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Portals provide a first-class way to render children into a DOM node that exists outside the DOM hierarchy of the parent component.

ReactDOM.createPortal(child, container)

The first argument (child) is any renderable React child, such as an element, string, or fragment. The second argument (container) is a DOM element.


Normally, when you return an element from a component’s render method, it’s mounted into the DOM as a child of the nearest parent node:

render() {
  // React mounts a new div and renders the children into it
  return (
    <div>      {this.props.children}
    </div>  );

However, sometimes it’s useful to insert a child into a different location in the DOM:

render() {
  // React does *not* create a new div. It renders the children into `domNode`.
  // `domNode` is any valid DOM node, regardless of its location in the DOM.
  return ReactDOM.createPortal(
    domNode  );

A typical use case for portals is when a parent component has an overflow: hidden or z-index style, but you need the child to visually “break out” of its container. For example, dialogs, hovercards, and tooltips.


When working with portals, remember that managing keyboard focus becomes very important.

For modal dialogs, ensure that everyone can interact with them by following the WAI-ARIA Modal Authoring Practices.

Try it on CodePen

Event Bubbling Through Portals

Even though a portal can be anywhere in the DOM tree, it behaves like a normal React child in every other way. Features like context work exactly the same regardless of whether the child is a portal, as the portal still exists in the React tree regardless of position in the DOM tree.

This includes event bubbling. An event fired from inside a portal will propagate to ancestors in the containing React tree, even if those elements are not ancestors in the DOM tree. Assuming the following HTML structure:

    <div id="app-root"></div>
    <div id="modal-root"></div>

A Parent component in #app-root would be able to catch an uncaught, bubbling event from the sibling node #modal-root.

// These two containers are siblings in the DOM
const appRoot = document.getElementById('app-root');
const modalRoot = document.getElementById('modal-root');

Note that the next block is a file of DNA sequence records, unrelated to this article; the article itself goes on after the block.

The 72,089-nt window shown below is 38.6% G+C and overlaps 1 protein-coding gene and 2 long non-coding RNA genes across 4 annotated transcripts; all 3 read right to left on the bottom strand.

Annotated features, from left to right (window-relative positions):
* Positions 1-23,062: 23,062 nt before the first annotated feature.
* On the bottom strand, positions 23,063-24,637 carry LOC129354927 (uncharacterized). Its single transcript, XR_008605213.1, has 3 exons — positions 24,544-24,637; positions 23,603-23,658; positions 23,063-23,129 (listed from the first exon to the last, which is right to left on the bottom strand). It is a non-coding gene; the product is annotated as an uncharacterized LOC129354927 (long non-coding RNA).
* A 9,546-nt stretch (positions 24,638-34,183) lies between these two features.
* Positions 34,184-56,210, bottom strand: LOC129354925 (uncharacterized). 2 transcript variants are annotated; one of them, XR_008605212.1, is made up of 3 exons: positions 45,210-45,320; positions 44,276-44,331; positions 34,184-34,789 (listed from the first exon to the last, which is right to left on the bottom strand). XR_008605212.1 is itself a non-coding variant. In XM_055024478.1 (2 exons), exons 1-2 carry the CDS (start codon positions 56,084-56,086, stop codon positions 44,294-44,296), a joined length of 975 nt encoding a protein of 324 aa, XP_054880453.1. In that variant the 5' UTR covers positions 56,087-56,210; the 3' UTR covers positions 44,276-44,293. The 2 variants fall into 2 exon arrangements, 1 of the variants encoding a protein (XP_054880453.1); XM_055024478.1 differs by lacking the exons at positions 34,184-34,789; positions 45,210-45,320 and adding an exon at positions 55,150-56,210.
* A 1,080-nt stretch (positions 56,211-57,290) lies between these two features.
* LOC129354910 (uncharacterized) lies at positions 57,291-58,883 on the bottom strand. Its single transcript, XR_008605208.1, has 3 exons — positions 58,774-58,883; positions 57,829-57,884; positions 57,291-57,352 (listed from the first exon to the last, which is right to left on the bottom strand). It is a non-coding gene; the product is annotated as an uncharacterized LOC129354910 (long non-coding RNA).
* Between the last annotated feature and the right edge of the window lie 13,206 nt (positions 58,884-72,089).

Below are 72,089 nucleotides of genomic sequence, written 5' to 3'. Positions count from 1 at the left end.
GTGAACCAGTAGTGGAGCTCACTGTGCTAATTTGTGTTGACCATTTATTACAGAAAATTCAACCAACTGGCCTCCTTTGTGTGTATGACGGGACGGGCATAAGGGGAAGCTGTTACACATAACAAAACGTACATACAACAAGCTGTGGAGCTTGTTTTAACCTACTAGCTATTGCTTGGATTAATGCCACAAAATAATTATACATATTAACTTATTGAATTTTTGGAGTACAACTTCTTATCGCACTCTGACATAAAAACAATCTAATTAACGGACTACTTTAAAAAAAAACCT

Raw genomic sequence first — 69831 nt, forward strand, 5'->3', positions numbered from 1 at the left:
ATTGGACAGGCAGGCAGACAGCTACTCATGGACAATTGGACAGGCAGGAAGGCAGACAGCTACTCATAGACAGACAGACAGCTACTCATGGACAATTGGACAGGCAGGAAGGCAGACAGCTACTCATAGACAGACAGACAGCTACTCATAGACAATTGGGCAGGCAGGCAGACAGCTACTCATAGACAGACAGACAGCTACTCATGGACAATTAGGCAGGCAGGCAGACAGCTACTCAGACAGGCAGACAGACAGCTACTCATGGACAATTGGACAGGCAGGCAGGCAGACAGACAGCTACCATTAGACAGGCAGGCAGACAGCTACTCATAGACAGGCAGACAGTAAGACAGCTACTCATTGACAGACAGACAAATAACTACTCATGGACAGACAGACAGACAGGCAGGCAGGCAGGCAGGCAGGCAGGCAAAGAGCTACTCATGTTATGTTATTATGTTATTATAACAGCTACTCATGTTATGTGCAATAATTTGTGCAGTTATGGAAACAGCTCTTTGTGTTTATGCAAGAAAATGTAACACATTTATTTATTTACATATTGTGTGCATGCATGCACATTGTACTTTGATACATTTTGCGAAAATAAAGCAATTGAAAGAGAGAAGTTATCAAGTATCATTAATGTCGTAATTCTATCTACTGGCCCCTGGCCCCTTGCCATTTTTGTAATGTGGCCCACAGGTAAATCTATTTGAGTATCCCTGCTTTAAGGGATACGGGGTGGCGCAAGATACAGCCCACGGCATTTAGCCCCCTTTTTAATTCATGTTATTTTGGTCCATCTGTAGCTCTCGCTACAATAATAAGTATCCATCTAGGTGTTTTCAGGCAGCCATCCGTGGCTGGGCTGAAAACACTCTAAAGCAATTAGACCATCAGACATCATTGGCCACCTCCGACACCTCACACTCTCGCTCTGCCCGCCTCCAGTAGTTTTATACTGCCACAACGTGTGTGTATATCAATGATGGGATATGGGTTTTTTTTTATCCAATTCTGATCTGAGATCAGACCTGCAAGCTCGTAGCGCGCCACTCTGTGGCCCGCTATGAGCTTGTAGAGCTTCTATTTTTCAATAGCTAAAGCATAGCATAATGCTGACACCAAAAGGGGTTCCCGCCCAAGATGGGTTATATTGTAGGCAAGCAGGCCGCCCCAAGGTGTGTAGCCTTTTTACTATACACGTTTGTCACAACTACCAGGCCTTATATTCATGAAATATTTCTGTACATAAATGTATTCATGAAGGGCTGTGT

class Modal extends React.Component {
  constructor(props) {
    this.el = document.createElement('div');

  componentDidMount() {
    // The portal element is inserted in the DOM tree after
    // the Modal's children are mounted, meaning that children
    // will be mounted on a detached DOM node. If a child
    // component requires to be attached to the DOM tree
    // immediately when mounted, for example to measure a
    // DOM node, or uses 'autoFocus' in a descendant, add
    // state to Modal and only render the children when Modal
    // is inserted in the DOM tree.

  componentWillUnmount() {

  render() {
    return ReactDOM.createPortal(      this.props.children,      this.el    );  }

class Parent extends React.Component {
  constructor(props) {
    this.state = {clicks: 0};
    this.handleClick = this.handleClick.bind(this);

  handleClick() {    // This will fire when the button in Child is clicked,    // updating Parent's state, even though button    // is not direct descendant in the DOM.    this.setState(state => ({      clicks: state.clicks + 1    }));  }
  render() {
    return (
      <div onClick={this.handleClick}>        <p>Number of clicks: {this.state.clicks}</p>
          Open up the browser DevTools
          to observe that the button
          is not a child of the div
          with the onClick handler.
        <Modal>          <Child />        </Modal>      </div>

function Child() {
  // The click event on this button will bubble up to parent,  // because there is no 'onClick' attribute defined  return (
    <div className="modal">
      <button>Click</button>    </div>

const root = ReactDOM.createRoot(appRoot);
root.render(<Parent />);

Try it on CodePen

Catching an event bubbling up from a portal in a parent component allows the development of more flexible abstractions that are not inherently reliant on portals. For example, if you render a <Modal /> component, the parent can capture its events regardless of whether it’s implemented using portals.

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